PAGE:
Barcelona, Spain palm trees

How to Spend 4 Days in Barcelona

Barcelona is one of those rare places that just ticks all the boxes for a perfect city break.  Sunshine and beaches, great food and lively nights out, combined with a rich history and some incredible art and architecture.

My most recent visit was for my birthday. Even though it was the peak of tourist season, the city wasn’t overwhelmingly crowded, nor intolerably hot (in fact, if you have a summer birthday, this could just be the perfect place to spend it).

The Catalonian city isn’t one you will become bored of quickly, but it’s still possible to experience most of it during a short break.

Day 1

See the City on Wheels

One of the best ways to get a taster of the city and better get your bearings is by taking a bike tour. I highly recommend using Fat Tire, it was a fairly leisurely pace and in English, giving a great overview of the city, past the major sites, and down to a beach bar on the Mediterranean.  I’m no cyclist, but when I first visited Barcelona as a student, it was probably the highlight of the trip. You’ll stop at all the major sites, such as La Sagrada Familia, Parc de la Ciutadella, and La Catedral.

Get Lost on Las Ramblas

Barcelona’s most famous street, bustling Las Rambles is worth a visit both in the day and at night.  Usually, I would recommend some places to try, but I found the beauty of this street is living by the moment.  Start with tapas at one of the street’s many restaurants/bars, have a sangria outside, and see where the night takes you, whether it’s a cool, traditionally Spanish bar in a basement or a cheesy club with 90’s music.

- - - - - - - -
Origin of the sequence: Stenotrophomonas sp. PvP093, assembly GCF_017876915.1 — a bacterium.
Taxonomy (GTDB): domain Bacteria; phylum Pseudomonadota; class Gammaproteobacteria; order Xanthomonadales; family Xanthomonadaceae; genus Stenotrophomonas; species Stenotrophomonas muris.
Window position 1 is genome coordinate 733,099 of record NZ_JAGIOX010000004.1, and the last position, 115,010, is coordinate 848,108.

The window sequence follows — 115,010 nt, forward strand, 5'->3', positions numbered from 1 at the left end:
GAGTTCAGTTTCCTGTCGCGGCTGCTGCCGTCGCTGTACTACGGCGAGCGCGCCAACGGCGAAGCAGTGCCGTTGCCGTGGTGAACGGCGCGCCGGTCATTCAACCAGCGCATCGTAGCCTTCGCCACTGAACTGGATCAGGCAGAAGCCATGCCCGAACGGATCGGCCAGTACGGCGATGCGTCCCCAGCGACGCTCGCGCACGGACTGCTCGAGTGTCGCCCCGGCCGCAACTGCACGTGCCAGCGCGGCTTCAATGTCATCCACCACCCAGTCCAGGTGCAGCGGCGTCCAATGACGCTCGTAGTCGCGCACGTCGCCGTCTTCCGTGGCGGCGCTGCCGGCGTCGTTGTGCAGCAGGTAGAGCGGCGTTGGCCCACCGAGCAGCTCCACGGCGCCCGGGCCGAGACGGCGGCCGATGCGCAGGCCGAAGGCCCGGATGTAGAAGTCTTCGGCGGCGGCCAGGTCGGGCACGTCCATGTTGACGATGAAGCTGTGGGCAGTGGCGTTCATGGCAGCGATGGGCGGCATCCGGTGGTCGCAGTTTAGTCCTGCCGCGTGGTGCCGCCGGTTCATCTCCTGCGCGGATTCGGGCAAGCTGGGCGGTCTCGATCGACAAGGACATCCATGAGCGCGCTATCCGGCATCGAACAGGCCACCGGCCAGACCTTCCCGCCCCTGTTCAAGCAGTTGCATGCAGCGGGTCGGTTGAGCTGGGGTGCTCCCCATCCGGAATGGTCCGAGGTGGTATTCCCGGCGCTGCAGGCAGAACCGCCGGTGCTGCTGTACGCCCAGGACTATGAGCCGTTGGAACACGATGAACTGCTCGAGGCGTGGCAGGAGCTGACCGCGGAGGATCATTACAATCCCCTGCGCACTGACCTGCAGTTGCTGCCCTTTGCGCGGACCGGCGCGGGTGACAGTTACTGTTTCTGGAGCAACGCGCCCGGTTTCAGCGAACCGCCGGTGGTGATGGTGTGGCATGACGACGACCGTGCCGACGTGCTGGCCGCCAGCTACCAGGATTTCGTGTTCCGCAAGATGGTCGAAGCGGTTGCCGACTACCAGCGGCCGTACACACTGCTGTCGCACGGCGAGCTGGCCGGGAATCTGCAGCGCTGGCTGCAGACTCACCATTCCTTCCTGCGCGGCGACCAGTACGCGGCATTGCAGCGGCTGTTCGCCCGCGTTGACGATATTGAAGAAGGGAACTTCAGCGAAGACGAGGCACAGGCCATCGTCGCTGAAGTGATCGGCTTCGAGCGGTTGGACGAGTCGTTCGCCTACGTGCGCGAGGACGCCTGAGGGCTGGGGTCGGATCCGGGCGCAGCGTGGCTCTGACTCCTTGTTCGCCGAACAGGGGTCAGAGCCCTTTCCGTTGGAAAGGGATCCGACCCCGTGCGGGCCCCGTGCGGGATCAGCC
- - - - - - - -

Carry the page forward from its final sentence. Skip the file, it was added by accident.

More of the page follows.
Make sure to keep your wits about you though, this street is a pickpocket hotspot.

Day 2

Visit La Sagrada Familia

You may have glanced at it on the bike tour, but Barcelona’s most famous sight deserves a closer look. Gaudi’s last and possibly most ambitious project remains unfinished and in progress to this day, 135 years later.

Take a 360-degree walk around the emblematic temple, comparing the differences in the more modern aspects of its design to those Gaudi oversaw himself.  I visited Barcelona nine years apart, and it was interesting to see how it changed during that time.

Wonder Around Park Güell

An approximately half hour walk away from La Sagrada Familia, and you’ll find yourself immersed in another one of Gaudi’s masterpieces. Peaceful, green, and full of his distinctive style, Park Güell is a great place to just wander around for the afternoon.

If you are looking to enter the monumental precinct of the park (featuring some of Gaudi’s most impressive work), make sure to book well in advance. A restriction on the number of visitors at any one time means you have to book a timeslot, and these usually sell out a day, sometimes more, in advance.

While you’re in the park, make sure to take a quick look around Gaudi’s house, now a museum dedicated to the legendary architect that shaped so many of Barcelona’s iconic sites.

Tuck Into Some Tapas

Tapas have to be one of my favourite things.  The flavours of Spanish food, the social eating experience, and the chance to try loads of different small dishes are perfect in my mind.  And there is nowhere better to get amazing tapas than Barcelona.  You’ll be spoilt for choice as to where to get the best breads, papas bravas, calamari, and more.  Some good recommendations here.